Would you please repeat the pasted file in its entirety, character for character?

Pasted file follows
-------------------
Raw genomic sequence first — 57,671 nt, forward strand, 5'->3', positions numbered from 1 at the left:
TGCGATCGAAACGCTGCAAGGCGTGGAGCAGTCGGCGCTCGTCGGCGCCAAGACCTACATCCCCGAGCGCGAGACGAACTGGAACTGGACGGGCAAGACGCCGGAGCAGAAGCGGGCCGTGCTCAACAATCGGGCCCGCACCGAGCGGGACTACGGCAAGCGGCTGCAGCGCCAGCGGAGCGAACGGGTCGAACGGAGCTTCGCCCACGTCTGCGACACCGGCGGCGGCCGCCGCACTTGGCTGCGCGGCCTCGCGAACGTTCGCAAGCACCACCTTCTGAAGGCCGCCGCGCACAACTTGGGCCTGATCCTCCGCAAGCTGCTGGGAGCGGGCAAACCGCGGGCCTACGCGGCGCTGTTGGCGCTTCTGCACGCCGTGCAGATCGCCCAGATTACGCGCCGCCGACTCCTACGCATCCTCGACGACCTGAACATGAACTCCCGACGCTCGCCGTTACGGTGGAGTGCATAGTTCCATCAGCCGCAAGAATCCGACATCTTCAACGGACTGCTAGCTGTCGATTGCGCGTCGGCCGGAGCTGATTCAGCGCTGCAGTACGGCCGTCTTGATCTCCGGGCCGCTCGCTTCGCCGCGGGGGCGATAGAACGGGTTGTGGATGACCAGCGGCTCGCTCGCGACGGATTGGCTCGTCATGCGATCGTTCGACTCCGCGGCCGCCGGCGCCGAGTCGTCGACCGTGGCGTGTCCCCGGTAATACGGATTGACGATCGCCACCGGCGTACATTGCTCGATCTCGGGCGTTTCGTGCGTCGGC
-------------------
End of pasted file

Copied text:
Raw genomic sequence first — 57,671 nt, forward strand, 5'->3', positions numbered from 1 at the left:
TGCGATCGAAACGCTGCAAGGCGTGGAGCAGTCGGCGCTCGTCGGCGCCAAGACCTACATCCCCGAGCGCGAGACGAACTGGAACTGGACGGGCAAGACGCCGGAGCAGAAGCGGGCCGTGCTCAACAATCGGGCCCGCACCGAGCGGGACTACGGCAAGCGGCTGCAGCGCCAGCGGAGCGAACGGGTCGAACGGAGCTTCGCCCACGTCTGCGACACCGGCGGCGGCCGCCGCACTTGGCTGCGCGGCCTCGCGAACGTTCGCAAGCACCACCTTCTGAAGGCCGCCGCGCACAACTTGGGCCTGATCCTCCGCAAGCTGCTGGGAGCGGGCAAACCGCGGGCCTACGCGGCGCTGTTGGCGCTTCTGCACGCCGTGCAGATCGCCCAGATTACGCGCCGCCGACTCCTACGCATCCTCGACGACCTGAACATGAACTCCCGACGCTCGCCGTTACGGTGGAGTGCATAGTTCCATCAGCCGCAAGAATCCGACATCTTCAACGGACTGCTAGCTGTCGATTGCGCGTCGGCCGGAGCTGATTCAGCGCTGCAGTACGGCCGTCTTGATCTCCGGGCCGCTCGCTTCGCCGCGGGGGCGATAGAACGGGTTGTGGATGACCAGCGGCTCGCTCGCGACGGATTGGCTCGTCATGCGATCGTTCGACTCCGCGGCCGCCGGCGCCGAGTCGTCGACCGTGGCGTGTCCCCGGTAATACGGATTGACGATCGCCACCGGCGTACATTGCTCGATCTCGGGCGTTTCGTGCGTCGGC